Maine Trails, October - November '11
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Foamed asphalt a good fit for U.S. 1 in Washington County

Sargent corporation crews this July completed work on two sections of Route 1 in Washington County, including 3.7 miles in the town of Whiting and 2.33 miles in the town of Pembroke. Both sections of the 3.7 million project included ditching, culvert replacement and ledge removal.
In addition, the Pembroke section included rebuilding the surfaces of the roadway using a foamed asphalt and cement application.
Operations Manager Jim Conley said it was the first time Sargent Corporation had used the foamed asphalt process, but it probably would not be the last.
“I anticipate seeing this process used more often to rehabilitate roads that are in poor condition,” he said.
The advantage of foamed asphalt process is that a stabilized base for the roadway is created using materials that are in place, as opposed to removing 24 inches of old material and placing 24 inches of new material.
The process involves grinding up the existing pavement and mixing it with the gravel underneath. Then, four inches of the reclaimed material is removed from the existing pavement area, placed on the shoulders, and compacted to finished grade.
Finally, a layer of cement is placed on the surface and the road is reclaimed a second time while injecting foamed asphalt into the mixtures of cement and reclaimed aggregates.
Once this process is completed, the crew has 24 hours or less to get the road completely fine-graded and prepped before the asphalt and cement set up and the mixture becomes too hard to fine-grade.
After fine-grading, a six-inch layer of hot bituminous pavement was placed to complete the roadway.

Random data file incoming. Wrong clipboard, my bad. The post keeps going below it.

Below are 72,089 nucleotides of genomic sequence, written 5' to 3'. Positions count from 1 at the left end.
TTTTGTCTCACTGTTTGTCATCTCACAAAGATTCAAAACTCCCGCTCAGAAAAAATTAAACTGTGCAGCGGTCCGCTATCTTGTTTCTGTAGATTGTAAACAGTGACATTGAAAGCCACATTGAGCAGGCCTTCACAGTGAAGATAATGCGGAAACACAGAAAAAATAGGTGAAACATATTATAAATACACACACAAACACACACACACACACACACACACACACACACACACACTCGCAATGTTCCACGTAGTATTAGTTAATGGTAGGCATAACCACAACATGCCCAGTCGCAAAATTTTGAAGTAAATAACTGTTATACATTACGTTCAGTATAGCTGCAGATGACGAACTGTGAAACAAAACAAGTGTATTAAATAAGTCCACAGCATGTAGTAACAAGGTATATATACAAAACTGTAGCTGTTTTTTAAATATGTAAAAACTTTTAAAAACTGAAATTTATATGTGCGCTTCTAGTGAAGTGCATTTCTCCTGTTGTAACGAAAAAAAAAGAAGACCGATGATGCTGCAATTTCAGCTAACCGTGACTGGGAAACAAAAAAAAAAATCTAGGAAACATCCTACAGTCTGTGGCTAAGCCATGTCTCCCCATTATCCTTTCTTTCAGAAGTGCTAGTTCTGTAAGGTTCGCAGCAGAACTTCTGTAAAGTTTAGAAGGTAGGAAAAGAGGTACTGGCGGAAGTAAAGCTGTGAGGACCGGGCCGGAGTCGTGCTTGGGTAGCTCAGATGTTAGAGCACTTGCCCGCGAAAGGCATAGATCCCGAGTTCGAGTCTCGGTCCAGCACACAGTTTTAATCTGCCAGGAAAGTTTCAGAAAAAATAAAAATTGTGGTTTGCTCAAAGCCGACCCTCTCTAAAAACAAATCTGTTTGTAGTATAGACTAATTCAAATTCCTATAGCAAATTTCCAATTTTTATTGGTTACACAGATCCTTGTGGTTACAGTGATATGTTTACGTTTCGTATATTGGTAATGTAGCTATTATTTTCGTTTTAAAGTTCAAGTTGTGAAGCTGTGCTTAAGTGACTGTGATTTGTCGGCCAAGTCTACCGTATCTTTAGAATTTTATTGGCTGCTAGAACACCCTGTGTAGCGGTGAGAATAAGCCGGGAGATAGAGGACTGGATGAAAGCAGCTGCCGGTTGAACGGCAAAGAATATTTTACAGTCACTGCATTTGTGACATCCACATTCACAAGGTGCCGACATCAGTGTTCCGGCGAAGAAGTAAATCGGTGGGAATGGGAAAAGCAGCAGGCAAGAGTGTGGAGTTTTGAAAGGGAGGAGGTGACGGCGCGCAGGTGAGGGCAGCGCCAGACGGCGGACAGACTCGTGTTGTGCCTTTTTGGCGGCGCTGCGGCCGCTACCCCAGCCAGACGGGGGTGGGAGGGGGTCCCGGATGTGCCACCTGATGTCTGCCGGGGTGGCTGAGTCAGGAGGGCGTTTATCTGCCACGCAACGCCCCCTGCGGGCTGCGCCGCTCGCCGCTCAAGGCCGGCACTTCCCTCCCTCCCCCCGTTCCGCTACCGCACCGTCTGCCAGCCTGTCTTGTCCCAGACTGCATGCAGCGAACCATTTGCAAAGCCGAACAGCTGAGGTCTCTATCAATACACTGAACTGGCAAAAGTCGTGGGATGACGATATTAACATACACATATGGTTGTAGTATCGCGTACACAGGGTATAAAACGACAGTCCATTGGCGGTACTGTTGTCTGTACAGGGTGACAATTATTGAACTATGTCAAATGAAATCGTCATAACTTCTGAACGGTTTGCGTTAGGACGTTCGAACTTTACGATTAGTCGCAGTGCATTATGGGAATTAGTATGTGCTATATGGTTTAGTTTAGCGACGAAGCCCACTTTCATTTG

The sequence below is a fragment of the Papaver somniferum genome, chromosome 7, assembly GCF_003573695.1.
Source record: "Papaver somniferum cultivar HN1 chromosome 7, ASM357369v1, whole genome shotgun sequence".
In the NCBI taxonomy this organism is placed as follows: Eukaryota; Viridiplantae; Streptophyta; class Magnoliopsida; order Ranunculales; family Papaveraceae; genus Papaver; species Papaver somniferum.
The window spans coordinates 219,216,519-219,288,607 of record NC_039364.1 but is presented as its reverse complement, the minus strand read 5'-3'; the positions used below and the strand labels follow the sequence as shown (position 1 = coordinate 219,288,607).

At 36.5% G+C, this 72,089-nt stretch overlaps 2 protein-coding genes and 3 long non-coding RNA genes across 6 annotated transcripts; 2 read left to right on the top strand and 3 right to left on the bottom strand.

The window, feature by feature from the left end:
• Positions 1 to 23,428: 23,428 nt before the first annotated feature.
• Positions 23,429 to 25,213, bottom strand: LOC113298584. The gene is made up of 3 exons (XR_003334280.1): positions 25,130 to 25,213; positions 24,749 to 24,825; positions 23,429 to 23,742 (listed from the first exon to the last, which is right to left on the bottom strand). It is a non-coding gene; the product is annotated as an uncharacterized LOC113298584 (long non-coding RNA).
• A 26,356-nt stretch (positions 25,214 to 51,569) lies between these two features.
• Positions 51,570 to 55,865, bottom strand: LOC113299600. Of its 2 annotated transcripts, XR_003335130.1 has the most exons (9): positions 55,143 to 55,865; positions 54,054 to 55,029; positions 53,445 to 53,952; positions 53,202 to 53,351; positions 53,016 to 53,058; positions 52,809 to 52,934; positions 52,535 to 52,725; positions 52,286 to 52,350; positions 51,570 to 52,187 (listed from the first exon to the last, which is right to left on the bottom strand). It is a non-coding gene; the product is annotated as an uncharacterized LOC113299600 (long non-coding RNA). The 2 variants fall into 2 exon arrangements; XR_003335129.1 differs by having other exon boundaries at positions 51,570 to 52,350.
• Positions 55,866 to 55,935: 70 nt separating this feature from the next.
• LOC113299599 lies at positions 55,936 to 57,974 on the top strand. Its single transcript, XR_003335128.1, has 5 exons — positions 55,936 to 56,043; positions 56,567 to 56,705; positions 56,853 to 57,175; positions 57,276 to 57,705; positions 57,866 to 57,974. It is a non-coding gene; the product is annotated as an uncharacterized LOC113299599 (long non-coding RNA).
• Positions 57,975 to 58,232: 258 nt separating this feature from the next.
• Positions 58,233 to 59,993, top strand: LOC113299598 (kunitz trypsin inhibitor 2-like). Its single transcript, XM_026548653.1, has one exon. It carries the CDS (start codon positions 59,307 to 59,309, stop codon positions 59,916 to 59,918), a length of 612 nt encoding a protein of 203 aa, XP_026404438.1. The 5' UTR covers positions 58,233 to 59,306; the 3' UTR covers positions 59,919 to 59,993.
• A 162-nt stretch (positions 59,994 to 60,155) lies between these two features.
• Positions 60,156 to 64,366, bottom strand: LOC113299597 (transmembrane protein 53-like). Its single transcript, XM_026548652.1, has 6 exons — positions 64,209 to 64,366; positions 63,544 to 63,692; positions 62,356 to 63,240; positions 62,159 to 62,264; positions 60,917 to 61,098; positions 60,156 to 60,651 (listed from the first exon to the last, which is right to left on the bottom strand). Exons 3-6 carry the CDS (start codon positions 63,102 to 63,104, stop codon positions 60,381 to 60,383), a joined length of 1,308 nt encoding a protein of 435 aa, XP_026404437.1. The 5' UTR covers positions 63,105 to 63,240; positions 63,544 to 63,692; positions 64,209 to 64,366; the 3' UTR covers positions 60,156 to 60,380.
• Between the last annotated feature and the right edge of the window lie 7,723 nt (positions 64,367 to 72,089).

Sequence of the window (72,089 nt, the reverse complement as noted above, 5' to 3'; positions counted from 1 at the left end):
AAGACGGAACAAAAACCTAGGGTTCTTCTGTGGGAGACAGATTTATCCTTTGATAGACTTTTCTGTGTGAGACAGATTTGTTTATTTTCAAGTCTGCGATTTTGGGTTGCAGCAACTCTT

The Lane Construction Corporation worked with Sargent crews as a subcontractor on the foamed asphalt application.
Conley said foamed asphalt has been used sparingly in Maine, but it is fairly common in other areas of the U.S., particularly those that don’t have good aggregate sources. He said the Pembroke section of the Route 1 project had a poor quality gravel base, but years of paving and repaving had left a layer of pavement that was six inches thick. Grinding and reclaiming the pavement and mixing it with the existing gravel resulted in a substantial layer of base material.
Ledge removal on the project was challenging, because it involved removing ledge from the side of the road for safety. The ledge included some large outcrops that were very close to the edge of the road and directly beneath utility lines and the existing roadway. Sargent tried mechanical excavation first.
“It turned out to work quite well,” said Conley. The crews removed 6,800 cubic yards of ledge using a CAT 336 excavator with a 7,500 pound hoe ram and a Volvo 210 excavator with a 5,000 pound hoe ram.
The project also included 3,500 linear feet of pipe for cross culverts and driveway culverts and 36,100 linear feet of ditch excavation.
Work on the project started in late summer 2010, and the crews were able to work on ledge removal until January. The project was completed in early July 2011.
Mike Gordon was the project superintendent, Doug Morrison and Travis Fernald were the project managers, and Ken McIver and John Koch were the foremen.


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